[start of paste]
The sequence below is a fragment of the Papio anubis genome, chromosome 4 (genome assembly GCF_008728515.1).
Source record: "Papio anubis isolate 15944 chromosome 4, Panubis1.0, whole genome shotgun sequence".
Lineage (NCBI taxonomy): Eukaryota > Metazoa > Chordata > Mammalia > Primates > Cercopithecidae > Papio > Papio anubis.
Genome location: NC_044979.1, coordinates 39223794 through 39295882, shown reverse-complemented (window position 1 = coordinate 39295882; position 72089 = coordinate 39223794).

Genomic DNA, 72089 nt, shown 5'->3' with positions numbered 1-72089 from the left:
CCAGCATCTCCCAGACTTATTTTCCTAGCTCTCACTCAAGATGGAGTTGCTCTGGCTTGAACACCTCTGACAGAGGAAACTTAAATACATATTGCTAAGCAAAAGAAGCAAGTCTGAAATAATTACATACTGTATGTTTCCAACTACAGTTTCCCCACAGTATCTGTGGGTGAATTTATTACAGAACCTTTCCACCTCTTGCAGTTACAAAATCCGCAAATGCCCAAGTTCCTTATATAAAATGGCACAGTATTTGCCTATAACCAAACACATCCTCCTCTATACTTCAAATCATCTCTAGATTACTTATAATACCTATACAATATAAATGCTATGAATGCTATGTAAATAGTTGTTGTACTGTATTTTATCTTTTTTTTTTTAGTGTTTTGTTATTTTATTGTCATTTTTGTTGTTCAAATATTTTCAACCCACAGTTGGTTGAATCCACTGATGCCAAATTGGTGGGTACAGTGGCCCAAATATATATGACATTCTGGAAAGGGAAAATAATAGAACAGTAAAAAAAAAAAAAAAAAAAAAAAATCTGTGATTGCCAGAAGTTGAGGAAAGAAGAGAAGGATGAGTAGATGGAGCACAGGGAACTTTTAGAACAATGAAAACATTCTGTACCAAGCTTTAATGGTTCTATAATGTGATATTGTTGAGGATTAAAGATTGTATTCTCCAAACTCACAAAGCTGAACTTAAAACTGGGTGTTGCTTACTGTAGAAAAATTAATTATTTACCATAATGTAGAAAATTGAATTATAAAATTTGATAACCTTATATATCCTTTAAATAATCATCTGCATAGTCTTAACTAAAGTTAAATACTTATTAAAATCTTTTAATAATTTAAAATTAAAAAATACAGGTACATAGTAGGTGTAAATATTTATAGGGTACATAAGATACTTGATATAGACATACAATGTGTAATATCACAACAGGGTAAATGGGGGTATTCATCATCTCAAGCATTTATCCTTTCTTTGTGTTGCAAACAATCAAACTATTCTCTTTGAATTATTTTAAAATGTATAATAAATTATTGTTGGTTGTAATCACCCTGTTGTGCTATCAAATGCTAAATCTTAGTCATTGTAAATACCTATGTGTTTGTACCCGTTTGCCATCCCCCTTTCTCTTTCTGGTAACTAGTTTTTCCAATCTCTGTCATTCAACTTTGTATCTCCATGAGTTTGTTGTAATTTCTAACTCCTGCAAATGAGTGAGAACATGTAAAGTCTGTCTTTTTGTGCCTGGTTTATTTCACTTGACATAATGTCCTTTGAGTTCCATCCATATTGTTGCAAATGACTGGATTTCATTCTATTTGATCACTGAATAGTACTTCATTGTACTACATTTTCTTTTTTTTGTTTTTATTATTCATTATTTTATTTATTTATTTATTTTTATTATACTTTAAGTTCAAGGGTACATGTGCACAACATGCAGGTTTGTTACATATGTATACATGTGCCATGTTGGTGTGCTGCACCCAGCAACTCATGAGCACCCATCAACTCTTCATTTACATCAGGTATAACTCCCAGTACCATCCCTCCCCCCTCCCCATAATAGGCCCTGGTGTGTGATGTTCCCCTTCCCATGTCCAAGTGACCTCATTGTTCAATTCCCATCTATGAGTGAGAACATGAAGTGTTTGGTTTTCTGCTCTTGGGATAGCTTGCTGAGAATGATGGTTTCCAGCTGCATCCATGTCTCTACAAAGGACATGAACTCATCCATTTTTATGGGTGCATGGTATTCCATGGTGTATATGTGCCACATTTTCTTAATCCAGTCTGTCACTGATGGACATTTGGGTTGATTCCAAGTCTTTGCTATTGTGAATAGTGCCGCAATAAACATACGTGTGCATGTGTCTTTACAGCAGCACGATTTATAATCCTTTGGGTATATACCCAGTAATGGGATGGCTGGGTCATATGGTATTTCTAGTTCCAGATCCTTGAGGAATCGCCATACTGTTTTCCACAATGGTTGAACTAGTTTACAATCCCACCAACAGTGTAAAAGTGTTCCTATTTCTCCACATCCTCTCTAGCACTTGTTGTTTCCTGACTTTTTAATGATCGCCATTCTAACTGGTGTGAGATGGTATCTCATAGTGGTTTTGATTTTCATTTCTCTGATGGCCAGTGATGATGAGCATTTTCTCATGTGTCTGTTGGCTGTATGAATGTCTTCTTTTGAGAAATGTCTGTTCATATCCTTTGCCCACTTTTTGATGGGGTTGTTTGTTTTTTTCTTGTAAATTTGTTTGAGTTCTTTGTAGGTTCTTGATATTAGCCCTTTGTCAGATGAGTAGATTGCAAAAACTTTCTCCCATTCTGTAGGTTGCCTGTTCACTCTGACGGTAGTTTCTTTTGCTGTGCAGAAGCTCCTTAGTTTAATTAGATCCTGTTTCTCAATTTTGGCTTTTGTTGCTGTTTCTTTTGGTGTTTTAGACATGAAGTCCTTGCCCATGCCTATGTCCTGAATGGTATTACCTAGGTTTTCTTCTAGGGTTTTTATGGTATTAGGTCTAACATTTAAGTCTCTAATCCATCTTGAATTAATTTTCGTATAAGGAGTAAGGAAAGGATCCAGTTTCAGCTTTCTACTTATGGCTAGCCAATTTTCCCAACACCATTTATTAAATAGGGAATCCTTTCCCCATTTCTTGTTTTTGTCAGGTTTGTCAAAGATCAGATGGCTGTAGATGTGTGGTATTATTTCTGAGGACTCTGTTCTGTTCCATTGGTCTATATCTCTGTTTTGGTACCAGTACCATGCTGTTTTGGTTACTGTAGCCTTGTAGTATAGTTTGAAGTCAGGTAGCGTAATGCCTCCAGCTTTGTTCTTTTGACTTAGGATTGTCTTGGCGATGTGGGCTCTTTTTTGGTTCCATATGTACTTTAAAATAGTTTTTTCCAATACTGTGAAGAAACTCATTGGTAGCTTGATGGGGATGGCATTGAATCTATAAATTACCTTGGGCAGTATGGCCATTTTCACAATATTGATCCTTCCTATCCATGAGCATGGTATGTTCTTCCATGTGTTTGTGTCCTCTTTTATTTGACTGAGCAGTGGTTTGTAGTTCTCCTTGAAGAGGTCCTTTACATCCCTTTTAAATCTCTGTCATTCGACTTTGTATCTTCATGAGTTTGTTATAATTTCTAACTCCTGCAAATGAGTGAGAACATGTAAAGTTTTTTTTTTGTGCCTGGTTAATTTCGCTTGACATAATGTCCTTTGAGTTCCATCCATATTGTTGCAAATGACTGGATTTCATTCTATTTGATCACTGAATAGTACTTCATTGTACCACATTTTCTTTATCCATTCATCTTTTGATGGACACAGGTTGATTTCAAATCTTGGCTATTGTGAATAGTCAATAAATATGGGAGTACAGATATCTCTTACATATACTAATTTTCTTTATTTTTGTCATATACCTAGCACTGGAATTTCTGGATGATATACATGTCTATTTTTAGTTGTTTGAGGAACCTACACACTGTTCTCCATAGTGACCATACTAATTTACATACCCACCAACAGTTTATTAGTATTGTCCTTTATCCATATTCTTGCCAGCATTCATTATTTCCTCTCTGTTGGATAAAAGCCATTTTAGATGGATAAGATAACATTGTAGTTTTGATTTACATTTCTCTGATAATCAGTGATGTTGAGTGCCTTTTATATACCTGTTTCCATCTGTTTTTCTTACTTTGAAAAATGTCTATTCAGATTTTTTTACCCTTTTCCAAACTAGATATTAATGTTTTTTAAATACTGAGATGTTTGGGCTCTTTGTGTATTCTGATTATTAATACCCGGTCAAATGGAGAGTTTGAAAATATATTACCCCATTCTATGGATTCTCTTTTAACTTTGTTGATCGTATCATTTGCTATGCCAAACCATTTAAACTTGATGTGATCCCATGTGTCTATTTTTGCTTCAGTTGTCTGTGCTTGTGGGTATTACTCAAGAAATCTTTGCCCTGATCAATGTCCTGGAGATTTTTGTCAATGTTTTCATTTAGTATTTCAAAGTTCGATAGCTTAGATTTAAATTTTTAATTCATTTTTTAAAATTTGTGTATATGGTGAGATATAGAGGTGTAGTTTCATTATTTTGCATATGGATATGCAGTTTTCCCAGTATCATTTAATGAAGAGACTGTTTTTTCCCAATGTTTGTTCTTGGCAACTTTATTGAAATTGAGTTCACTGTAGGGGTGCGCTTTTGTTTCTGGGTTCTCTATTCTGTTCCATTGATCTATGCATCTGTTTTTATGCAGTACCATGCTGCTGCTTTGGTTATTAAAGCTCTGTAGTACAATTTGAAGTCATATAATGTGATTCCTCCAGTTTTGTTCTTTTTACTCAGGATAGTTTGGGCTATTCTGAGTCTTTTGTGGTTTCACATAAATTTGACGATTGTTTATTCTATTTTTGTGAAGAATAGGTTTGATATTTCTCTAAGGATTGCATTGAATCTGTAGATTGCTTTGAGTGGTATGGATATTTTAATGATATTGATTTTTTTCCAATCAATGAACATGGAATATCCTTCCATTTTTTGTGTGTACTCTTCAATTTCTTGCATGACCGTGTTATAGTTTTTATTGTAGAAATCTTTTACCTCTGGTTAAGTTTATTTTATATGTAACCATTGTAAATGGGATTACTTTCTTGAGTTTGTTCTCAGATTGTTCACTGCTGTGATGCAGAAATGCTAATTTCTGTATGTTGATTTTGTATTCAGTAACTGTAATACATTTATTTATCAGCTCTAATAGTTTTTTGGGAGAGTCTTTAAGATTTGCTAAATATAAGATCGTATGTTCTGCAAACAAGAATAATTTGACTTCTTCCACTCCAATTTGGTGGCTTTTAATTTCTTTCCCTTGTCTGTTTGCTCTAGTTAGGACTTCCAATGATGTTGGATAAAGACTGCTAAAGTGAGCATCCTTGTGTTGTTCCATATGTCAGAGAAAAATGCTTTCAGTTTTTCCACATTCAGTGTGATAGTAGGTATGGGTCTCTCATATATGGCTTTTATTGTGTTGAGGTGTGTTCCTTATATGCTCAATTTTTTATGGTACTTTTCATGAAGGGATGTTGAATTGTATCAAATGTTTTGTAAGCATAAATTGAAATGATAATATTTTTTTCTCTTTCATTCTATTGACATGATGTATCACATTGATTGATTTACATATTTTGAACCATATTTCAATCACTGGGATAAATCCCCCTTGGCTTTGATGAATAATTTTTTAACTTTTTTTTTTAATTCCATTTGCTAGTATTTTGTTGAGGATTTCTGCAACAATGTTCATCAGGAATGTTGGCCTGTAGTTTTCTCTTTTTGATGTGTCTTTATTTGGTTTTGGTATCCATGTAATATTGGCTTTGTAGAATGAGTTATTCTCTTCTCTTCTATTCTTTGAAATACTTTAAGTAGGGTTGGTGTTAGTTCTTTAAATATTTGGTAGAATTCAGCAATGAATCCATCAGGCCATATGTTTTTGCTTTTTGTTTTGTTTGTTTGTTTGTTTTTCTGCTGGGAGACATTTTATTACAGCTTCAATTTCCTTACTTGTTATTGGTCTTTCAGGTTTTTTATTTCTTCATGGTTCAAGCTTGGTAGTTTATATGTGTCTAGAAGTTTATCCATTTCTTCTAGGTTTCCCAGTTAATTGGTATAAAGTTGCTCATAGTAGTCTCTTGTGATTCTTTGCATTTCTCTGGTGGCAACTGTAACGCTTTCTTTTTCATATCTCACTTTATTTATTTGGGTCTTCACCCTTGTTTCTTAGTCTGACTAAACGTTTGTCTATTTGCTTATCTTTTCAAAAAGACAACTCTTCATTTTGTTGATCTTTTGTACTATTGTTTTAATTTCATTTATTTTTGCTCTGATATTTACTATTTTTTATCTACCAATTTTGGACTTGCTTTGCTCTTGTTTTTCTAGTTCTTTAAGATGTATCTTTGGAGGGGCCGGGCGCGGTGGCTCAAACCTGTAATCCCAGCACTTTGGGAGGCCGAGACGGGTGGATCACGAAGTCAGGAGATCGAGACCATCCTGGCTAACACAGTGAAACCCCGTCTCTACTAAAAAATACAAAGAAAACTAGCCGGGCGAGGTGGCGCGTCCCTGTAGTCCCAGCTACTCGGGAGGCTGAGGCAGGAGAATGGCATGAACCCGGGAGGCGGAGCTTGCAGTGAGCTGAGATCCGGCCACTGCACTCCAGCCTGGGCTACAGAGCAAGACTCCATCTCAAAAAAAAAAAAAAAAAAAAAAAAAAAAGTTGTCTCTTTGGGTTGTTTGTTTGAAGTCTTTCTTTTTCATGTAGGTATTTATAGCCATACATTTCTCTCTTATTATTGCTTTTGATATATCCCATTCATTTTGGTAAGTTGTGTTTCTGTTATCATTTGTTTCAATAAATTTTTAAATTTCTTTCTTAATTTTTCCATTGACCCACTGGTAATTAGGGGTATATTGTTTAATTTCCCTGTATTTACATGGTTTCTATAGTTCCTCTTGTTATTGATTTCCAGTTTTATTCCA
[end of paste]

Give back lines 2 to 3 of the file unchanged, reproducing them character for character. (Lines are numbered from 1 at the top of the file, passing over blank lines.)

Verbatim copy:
Source record: "Papio anubis isolate 15944 chromosome 4, Panubis1.0, whole genome shotgun sequence".
Lineage (NCBI taxonomy): Eukaryota > Metazoa > Chordata > Mammalia > Primates > Cercopithecidae > Papio > Papio anubis.